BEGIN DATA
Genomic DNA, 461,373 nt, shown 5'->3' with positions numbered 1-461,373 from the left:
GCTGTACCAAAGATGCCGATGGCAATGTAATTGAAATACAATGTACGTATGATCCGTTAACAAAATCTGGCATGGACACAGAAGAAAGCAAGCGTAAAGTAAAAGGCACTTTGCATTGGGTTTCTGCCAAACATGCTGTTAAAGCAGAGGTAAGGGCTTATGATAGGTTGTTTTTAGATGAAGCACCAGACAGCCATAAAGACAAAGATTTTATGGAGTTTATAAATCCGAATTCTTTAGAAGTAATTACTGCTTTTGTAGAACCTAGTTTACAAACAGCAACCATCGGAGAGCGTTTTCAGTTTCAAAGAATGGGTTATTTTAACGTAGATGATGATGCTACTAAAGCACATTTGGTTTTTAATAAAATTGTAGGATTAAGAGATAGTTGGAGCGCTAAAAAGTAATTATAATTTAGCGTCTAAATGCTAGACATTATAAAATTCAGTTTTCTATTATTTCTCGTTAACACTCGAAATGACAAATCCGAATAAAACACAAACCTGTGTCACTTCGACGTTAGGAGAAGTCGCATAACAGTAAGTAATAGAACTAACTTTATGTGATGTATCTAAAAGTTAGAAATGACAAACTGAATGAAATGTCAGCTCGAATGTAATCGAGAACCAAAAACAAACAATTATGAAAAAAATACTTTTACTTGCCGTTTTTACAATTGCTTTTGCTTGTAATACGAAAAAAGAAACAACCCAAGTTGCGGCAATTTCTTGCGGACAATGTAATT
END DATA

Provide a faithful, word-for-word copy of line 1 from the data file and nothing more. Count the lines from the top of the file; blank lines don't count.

Genomic DNA, 461,373 nt, shown 5'->3' with positions numbered 1-461,373 from the left: